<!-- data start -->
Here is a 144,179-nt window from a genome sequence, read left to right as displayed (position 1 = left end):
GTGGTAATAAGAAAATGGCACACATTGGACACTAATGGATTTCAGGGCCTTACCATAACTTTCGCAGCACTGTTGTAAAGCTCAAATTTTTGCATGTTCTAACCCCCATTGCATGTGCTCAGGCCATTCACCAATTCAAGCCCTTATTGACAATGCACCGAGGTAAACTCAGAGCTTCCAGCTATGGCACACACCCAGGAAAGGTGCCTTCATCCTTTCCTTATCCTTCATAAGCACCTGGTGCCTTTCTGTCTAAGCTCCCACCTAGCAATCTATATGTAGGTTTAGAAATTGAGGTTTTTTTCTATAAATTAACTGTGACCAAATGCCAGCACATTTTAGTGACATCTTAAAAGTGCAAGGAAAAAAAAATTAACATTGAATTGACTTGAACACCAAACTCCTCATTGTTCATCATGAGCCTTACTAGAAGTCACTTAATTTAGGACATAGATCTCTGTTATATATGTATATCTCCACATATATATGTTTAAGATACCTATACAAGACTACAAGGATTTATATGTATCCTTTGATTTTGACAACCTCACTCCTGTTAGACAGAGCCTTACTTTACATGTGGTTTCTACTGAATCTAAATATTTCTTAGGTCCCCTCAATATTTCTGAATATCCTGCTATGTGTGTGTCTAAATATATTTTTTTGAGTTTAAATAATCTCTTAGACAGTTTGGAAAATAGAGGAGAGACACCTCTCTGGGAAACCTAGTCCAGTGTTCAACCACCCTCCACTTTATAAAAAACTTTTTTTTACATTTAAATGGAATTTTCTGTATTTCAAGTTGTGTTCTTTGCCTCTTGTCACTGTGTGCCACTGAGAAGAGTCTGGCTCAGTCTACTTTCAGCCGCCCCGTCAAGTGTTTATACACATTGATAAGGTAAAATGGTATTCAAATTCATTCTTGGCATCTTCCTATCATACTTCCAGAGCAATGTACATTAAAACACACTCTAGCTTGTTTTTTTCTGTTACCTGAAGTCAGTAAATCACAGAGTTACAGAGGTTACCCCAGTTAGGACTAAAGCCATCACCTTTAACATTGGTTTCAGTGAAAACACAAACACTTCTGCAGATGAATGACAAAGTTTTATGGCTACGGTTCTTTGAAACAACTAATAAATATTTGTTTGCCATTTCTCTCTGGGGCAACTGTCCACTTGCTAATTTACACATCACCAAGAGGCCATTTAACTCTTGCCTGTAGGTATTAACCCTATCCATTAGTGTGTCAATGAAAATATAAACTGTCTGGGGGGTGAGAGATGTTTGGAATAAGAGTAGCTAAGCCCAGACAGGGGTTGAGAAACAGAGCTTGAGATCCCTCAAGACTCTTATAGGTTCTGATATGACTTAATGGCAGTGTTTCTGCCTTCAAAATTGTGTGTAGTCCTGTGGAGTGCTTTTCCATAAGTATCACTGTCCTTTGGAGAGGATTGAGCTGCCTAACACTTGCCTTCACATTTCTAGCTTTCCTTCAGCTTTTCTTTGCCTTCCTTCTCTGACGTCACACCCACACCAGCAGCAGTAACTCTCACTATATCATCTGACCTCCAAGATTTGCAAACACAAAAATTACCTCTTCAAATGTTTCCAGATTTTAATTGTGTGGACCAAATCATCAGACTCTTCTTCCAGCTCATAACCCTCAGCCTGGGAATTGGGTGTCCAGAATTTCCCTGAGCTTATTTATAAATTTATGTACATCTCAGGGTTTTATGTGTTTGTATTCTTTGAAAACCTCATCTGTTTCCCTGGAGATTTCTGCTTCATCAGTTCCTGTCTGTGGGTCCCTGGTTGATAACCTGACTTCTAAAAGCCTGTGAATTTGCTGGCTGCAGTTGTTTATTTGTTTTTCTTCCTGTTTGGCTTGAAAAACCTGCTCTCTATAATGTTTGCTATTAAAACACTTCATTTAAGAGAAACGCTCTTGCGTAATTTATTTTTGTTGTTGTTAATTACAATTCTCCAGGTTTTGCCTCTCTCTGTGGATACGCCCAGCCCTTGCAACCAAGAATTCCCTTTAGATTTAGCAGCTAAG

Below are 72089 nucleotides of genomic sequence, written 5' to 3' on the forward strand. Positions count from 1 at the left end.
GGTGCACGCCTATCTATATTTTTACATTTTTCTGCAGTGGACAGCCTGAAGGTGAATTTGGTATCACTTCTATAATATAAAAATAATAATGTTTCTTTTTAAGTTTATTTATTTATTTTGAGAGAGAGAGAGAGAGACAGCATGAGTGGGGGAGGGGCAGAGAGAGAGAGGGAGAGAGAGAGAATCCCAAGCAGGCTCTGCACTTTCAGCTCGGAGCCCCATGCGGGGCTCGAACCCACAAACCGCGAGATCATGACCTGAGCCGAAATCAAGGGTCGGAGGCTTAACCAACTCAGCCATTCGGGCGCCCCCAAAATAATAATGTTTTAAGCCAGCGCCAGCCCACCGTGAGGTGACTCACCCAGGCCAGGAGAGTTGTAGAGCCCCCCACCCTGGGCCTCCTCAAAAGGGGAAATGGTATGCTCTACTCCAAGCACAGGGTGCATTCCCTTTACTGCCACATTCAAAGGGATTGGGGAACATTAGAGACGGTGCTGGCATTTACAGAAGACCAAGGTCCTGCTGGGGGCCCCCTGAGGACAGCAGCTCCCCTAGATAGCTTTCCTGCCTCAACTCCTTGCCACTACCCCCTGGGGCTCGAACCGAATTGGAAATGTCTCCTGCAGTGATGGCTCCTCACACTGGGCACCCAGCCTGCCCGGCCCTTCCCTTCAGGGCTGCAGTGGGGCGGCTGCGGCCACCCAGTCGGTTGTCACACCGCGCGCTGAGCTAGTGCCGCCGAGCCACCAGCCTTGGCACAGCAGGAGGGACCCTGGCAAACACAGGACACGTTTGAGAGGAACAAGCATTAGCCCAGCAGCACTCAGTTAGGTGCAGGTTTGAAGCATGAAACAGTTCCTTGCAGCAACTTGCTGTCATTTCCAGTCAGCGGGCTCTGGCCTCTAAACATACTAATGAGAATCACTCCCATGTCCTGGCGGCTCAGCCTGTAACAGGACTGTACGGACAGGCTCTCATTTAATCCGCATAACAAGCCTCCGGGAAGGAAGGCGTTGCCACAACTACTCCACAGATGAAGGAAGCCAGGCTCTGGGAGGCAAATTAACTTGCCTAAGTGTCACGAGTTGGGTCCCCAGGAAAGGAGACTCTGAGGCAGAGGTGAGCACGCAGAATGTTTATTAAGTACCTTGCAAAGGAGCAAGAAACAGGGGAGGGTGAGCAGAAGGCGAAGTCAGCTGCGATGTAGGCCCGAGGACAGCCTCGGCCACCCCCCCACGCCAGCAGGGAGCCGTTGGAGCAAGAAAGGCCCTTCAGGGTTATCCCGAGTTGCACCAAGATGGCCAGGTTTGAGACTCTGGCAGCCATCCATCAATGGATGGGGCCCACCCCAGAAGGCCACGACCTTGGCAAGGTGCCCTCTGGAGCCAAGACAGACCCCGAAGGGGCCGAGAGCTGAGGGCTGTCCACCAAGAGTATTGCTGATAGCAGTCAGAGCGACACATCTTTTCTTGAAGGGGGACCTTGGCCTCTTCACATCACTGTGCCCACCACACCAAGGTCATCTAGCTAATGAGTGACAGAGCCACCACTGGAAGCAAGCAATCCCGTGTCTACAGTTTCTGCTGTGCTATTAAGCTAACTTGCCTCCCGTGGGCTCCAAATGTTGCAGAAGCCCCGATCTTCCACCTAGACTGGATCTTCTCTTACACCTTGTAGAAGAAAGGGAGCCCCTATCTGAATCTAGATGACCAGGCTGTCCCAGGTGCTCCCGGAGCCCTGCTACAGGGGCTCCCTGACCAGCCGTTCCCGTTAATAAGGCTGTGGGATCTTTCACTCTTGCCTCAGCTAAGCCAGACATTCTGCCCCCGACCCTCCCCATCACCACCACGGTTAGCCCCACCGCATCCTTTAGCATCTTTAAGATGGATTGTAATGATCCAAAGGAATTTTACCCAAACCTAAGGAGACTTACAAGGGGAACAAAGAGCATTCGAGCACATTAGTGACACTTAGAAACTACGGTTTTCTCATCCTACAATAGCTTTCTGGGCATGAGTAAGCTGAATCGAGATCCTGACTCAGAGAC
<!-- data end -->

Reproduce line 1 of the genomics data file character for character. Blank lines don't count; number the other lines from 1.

Here is a 144,179-nt window from a genome sequence, read left to right as displayed (position 1 = left end):